Accountability Plan Deep-Sixed

A plan to make school district finances more open has been subject to death-by-committee:

A bill by Rep. Lana Gordon, R-Topeka,  called for the creation of an online system for comparing costs not only of districts but of schools. Rep. Tom Holland, D-Baldwin City offered a motion to send the bill to another committee, effectively killing it.

Under the bill, the state board would study how to structure the accounting system. Districts would eventually have to report up-to-date information on each school’s revenues, expenses, balances and other details of operations.

Opponents of the measure include the Wichita and Kansas City, Kan., public school districts.

So what’s the problem?

Rep. Ed Trimmer, D-Winfield, and a member of the education and government efficiency committees, said information sought by Gordon and other legislators was already available to the public. It is considered public record, he said.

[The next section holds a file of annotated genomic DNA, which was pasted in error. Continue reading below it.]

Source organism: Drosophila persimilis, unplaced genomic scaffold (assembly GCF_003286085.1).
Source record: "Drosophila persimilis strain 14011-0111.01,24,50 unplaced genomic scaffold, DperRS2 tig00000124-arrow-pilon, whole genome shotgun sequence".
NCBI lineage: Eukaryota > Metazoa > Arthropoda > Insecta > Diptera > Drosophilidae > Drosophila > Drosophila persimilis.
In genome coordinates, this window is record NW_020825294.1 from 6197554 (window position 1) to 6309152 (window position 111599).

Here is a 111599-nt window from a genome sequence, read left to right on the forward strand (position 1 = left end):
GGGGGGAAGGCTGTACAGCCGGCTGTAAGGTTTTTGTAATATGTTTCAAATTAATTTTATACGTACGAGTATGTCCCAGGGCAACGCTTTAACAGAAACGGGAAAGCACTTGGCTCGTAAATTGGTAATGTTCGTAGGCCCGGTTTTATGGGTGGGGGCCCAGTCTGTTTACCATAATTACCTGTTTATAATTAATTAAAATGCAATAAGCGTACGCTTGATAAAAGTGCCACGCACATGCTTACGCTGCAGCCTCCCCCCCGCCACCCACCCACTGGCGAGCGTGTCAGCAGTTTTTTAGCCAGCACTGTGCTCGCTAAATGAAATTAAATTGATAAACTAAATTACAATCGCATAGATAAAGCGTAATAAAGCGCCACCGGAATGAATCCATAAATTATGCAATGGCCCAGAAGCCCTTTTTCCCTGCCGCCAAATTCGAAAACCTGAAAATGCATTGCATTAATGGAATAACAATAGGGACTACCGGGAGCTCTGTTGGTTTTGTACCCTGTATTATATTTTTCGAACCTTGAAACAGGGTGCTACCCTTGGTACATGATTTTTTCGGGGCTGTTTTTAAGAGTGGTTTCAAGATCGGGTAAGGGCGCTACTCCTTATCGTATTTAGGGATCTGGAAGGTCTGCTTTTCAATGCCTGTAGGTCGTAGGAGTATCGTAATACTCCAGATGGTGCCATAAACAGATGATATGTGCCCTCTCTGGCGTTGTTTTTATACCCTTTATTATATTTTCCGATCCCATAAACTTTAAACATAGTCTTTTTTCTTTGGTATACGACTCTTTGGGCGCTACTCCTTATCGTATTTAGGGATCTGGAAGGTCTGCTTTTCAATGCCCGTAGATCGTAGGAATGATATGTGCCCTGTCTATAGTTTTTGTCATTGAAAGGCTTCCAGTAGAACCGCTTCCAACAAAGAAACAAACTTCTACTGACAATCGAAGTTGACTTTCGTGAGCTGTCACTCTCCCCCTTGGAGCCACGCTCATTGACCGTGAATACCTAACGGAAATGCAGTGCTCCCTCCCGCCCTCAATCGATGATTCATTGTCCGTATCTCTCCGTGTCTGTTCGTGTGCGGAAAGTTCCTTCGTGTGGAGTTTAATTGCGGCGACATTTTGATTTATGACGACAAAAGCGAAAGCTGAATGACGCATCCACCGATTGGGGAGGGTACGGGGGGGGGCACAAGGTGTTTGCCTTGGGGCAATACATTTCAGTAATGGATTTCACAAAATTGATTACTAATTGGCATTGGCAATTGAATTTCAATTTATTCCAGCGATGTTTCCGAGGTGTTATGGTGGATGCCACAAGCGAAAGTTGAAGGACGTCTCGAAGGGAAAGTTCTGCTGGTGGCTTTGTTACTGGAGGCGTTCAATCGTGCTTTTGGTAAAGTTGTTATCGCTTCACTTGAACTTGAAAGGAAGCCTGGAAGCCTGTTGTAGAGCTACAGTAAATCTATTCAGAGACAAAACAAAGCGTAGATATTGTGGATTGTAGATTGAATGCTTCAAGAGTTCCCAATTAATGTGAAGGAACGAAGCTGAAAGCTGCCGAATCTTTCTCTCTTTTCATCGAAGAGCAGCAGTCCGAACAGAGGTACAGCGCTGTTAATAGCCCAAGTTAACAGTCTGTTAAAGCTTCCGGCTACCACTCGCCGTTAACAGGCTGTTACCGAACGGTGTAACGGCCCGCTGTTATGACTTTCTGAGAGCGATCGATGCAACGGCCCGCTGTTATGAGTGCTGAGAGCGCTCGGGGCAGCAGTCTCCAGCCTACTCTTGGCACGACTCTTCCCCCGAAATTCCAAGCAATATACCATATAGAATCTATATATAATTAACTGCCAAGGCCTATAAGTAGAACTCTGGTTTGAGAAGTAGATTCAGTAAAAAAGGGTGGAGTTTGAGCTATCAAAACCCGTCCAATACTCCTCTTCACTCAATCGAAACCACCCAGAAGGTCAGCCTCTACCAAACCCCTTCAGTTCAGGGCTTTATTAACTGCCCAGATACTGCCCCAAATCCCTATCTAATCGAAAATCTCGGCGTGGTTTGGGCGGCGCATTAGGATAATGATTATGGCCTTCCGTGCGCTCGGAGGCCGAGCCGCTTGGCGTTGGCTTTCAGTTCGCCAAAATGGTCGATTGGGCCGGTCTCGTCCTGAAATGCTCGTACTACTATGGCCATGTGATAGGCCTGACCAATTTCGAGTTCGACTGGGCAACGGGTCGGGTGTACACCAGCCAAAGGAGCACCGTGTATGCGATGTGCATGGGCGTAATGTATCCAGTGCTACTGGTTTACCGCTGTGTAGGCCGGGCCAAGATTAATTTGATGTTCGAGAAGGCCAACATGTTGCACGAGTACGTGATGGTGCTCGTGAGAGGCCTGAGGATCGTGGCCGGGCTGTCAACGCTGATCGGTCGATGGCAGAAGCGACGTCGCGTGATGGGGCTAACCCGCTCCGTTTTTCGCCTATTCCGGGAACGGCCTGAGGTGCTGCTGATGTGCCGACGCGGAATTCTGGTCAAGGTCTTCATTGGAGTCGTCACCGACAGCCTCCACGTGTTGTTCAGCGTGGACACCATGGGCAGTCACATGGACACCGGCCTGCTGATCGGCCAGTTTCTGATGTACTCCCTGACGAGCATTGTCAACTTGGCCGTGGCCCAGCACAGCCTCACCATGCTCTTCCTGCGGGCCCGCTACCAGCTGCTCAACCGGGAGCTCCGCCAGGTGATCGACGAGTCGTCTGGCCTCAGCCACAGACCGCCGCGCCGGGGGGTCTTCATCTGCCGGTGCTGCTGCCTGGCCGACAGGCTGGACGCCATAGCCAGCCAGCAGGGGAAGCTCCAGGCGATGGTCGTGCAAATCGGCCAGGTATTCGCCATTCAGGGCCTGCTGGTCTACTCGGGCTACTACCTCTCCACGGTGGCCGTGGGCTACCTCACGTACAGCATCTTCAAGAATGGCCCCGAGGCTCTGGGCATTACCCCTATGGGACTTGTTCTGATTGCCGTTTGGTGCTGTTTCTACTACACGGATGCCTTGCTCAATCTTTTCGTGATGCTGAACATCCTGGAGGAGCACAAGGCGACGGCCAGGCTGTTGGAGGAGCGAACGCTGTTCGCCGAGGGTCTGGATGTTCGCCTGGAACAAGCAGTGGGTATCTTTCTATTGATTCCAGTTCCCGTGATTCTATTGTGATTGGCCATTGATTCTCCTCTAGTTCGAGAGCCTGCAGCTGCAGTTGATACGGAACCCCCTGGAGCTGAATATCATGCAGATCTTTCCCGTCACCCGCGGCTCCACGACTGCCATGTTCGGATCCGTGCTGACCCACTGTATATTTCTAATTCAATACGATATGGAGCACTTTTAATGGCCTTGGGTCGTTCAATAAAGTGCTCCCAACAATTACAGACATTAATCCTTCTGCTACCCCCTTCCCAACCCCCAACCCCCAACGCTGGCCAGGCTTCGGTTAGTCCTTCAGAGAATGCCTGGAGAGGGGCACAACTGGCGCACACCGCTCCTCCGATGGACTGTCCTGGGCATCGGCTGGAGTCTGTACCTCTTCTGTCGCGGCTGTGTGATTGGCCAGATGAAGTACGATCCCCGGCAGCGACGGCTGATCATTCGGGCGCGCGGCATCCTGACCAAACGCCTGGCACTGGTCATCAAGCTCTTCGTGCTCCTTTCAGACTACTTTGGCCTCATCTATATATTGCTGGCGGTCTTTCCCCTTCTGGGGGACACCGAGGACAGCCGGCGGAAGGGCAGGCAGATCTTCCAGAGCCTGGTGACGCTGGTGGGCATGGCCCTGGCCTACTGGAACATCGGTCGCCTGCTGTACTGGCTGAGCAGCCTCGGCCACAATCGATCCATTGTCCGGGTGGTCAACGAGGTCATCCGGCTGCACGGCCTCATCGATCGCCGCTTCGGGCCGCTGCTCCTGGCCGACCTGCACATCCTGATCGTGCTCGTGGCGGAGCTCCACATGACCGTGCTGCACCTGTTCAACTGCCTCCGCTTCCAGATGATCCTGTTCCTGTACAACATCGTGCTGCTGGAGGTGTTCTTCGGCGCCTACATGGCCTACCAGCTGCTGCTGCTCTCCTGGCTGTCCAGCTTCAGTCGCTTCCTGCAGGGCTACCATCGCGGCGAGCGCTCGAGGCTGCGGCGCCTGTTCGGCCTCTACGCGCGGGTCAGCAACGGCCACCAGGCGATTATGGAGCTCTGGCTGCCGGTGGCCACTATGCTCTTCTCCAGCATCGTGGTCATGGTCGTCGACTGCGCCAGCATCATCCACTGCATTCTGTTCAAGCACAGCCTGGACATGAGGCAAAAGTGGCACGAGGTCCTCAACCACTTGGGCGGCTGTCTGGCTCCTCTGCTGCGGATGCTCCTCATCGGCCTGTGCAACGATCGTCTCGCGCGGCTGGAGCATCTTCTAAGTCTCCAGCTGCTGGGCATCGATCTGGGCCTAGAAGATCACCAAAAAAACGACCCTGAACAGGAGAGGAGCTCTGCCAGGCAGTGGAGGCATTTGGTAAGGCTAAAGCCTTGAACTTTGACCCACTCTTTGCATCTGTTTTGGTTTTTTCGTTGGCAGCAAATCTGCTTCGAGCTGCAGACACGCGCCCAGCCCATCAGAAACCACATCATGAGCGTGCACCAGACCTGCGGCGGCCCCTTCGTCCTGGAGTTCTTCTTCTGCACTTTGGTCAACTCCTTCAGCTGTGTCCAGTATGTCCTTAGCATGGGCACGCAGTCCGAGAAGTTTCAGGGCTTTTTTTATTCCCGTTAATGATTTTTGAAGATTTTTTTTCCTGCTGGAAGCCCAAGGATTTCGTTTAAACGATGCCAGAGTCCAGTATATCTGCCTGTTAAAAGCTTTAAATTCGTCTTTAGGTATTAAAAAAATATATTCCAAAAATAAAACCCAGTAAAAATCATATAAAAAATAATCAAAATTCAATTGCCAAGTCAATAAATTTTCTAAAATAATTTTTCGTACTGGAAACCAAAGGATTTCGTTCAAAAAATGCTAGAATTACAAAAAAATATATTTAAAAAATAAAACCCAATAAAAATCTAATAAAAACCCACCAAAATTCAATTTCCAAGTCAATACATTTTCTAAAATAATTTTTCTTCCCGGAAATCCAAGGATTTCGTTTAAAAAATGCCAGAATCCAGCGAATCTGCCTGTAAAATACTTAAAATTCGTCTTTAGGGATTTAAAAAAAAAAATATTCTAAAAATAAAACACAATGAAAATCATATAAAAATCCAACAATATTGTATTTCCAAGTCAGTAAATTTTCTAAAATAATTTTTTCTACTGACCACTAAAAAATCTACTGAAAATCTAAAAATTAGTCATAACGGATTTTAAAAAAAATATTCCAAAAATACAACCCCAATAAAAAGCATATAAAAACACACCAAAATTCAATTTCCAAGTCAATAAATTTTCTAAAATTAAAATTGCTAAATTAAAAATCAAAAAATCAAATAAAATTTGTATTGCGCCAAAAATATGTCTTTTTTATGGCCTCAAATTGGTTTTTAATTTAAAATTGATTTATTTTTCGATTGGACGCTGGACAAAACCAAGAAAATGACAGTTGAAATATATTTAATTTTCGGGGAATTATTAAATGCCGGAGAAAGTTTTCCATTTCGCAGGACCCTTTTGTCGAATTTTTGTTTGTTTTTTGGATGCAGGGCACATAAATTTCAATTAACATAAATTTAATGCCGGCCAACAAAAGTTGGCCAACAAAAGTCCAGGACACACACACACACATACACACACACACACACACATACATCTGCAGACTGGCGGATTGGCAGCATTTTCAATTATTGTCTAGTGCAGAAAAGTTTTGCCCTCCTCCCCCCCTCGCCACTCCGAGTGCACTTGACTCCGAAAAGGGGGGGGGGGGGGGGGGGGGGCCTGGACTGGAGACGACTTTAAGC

“We’ll be spending millions of dollars so someone can access something on a Web page when they could probably go to a school district and get the same thing,” he said.

Something can be a matter of public record and still not terribly accessible to the public. Putting these records on the Web would be a great way to promote transparency and openness. It would allow a taxpayer and parent in Wichita to easily make comparisions with Lawrence or Kansas City or anywhere else, for example.

And here’s another reason why such a proposal could be useful:

Rep. Jason Watkins, R-Wichita, said the bill would compel school districts to adopt a businesslike approach to reporting use of taxpayer funding.

A line-by-line accounting is a reasonable request, he said.

“If that (concept) sounds familiar to you, you’ve either done accounting work or you’re a business owner,” he said. “Any business that doesn’t have an accounting program like that is doomed for failure.”

Source: House pulls back on accounting system plan, Capital Journal, Marcdh 26, 2007.

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